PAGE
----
Heaven: The Celestial North Korea?

A trend that has become decidedly more noticeable in the recent past is the aggressive position of atheists and atheistic organization in getting out their message and their confrontation of Christianity. In fact it now has its own name: the New Atheism. The “new” doesn’t refer to a new set of beliefs as much as it refers to a new attitude and new tactics.

According to one source; New Atheism is a social and political movement in favour (sic) of atheism and secularism promoted by a collection of modern atheist writers who have advocated the view that “religion should not simply be tolerated but should be countered, criticized, and exposed by rational argument wherever its influence arises.”
This is happening not only on an academic level (Christopher Hitchens et al.) but also on a more popular level (Bill Maher for example).

Prior to his death, Christopher Hitchens was one of the New Atheist who championed this new approach. Take this statement for example: I do not envy believers their faith. I am relieved to think that the whole story is a sinister fairy tale; life would be miserable if what the faithful affirmed was actually true…. There may be people who wish to live their lives under cradle-to-grave divine supervision, a permanent surveillance and monitoring. But I cannot imagine anything more horrible or grotesque. . . . Just consider for a moment what their [the devout’s] (sic) heaven looks like. Endless praise and adoration, limitless abnegation, and abjection of self, a celestial North Korea.

I want to make several observations, first about New Atheism in general and then about Hitchens’ view.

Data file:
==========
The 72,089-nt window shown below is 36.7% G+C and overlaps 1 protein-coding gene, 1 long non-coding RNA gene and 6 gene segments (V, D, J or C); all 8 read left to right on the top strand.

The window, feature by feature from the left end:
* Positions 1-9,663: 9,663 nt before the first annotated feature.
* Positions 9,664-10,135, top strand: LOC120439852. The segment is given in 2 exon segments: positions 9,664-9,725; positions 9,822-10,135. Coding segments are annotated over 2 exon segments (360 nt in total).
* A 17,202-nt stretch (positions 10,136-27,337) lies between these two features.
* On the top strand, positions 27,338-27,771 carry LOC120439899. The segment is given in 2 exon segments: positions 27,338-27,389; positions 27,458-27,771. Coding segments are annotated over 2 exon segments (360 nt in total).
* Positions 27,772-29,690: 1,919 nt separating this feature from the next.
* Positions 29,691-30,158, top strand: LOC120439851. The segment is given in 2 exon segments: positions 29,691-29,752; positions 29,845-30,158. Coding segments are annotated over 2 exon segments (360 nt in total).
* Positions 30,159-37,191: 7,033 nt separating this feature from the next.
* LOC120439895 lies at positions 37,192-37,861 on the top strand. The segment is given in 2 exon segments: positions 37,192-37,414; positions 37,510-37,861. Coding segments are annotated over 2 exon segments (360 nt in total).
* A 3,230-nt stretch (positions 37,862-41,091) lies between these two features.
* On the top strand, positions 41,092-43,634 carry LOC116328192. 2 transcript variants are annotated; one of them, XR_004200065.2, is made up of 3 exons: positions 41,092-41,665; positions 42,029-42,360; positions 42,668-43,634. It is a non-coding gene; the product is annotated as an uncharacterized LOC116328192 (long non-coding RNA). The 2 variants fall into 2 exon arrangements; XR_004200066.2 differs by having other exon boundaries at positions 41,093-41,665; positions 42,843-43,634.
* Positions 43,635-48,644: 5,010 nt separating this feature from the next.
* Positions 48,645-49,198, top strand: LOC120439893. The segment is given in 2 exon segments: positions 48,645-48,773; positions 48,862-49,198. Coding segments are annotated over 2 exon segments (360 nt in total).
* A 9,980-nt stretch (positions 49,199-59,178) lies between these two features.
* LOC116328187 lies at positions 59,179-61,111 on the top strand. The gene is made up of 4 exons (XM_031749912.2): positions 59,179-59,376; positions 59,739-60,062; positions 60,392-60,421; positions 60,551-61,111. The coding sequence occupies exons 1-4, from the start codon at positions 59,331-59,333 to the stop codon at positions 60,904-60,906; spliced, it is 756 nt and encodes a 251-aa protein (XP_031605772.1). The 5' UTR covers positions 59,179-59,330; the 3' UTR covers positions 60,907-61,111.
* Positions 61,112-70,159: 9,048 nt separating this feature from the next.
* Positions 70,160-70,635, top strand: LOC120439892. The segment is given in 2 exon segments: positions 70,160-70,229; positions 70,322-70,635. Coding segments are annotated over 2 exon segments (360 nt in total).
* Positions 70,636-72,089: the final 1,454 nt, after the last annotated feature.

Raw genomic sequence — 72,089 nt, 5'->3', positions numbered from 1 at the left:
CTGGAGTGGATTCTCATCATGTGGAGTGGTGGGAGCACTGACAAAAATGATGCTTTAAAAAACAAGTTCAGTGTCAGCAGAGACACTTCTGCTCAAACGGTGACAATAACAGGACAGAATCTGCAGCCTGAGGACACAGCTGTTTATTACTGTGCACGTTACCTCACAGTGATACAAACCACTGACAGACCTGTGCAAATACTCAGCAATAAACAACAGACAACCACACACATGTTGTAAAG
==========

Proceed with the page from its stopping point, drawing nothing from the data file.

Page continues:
Christians should not despair over the new vocalness of atheist, in fact we should welcome an open and honest conversation with those who oppose our faith. It is in the spiritual darkness that we are told to shine the light of the gospel (Matthew 5:14-16). In one sense people like Hitchens are doing us a favor – they are bringing the conversation out into the open; they are instigating the dialogue. We don’t have to wonder how we can bring up the subject of the gospel with our neighbors, they have done it for us. Let’s rejoice and take advantage of the new opportunities!

As for Hitchens’ view of God, the Christian life and eternity, I think that we can take away several things. First we need to ask ourselves where his views came from. Is that really the message that we as Christians are communicating by our lives and message? I rather suspect that it comes from a very prejudicial reading of the Bible, however, we need to keep in mind that for most people their views on God, the Christian life and eternity are going to come from how we live and what we communicate. If they have defective views perhaps it is our fault.

Secondly, we need to know what we believe and why we believe it. How do you respond to the charge that we as Christians live under cradle-to-grave divine supervision, a permanent surveillance and monitoring? How would you explain heaven to an unbeliever? Will it be as Hitchens claimed a place of, endless praise and adoration, limitless abnegation, and abjection of self, a celestial North Korea? (Notice the truth mixed with error – heaven will be a place of endless praise and adoration, as should our lives be today. It will not be a celestial North Korea). Too often we despair over criticisms of our faith instead of searching for ways to answer them.

Thirdly, it seems to me that Hitchens operates from a world view that is not just centered on man (anthropocentric) but expressly self-centered (egocentric). Life and eternity are all about Christopher Hitchens. In contrast in the Christian life God is at the center of our lives and our eternity (theocentric). When anyone installs themselves at the center of their universe they have enthroned themselves as the ultimate authority, as their own god. That might give them an ego boost but it’s a dangerous place to be.

There have always been atheists (2 Peter 3:3-4), people who choose to deny the existence of God and fashion their lives in their own image. As we come to the end of the age – and we’re there (Hebrews 1:2) their voices will grow louder. That’s when our lights need to shine the brightest.

Stay in the Word
Pastor Steve

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